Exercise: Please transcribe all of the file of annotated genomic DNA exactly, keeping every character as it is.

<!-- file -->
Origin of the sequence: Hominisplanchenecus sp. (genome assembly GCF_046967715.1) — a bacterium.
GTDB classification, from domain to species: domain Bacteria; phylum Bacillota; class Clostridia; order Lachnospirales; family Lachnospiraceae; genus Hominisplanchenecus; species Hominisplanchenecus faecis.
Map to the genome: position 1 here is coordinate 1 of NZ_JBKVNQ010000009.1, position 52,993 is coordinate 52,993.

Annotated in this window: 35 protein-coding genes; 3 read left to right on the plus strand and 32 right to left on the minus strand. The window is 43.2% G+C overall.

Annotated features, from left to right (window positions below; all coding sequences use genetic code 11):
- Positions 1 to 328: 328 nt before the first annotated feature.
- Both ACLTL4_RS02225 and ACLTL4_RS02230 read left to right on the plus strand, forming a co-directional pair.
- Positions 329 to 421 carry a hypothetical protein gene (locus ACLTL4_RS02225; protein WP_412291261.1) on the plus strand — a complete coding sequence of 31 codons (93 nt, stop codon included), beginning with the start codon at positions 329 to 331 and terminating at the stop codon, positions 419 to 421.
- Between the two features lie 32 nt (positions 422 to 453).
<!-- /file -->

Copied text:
Origin of the sequence: Hominisplanchenecus sp. (genome assembly GCF_046967715.1) — a bacterium.
GTDB classification, from domain to species: domain Bacteria; phylum Bacillota; class Clostridia; order Lachnospirales; family Lachnospiraceae; genus Hominisplanchenecus; species Hominisplanchenecus faecis.
Map to the genome: position 1 here is coordinate 1 of NZ_JBKVNQ010000009.1, position 52,993 is coordinate 52,993.

Annotated in this window: 35 protein-coding genes; 3 read left to right on the plus strand and 32 right to left on the minus strand. The window is 43.2% G+C overall.

Annotated features, from left to right (window positions below; all coding sequences use genetic code 11):
- Positions 1 to 328: 328 nt before the first annotated feature.
- Both ACLTL4_RS02225 and ACLTL4_RS02230 read left to right on the plus strand, forming a co-directional pair.
- Positions 329 to 421 carry a hypothetical protein gene (locus ACLTL4_RS02225; protein WP_412291261.1) on the plus strand — a complete coding sequence of 31 codons (93 nt, stop codon included), beginning with the start codon at positions 329 to 331 and terminating at the stop codon, positions 419 to 421.
- Between the two features lie 32 nt (positions 422 to 453).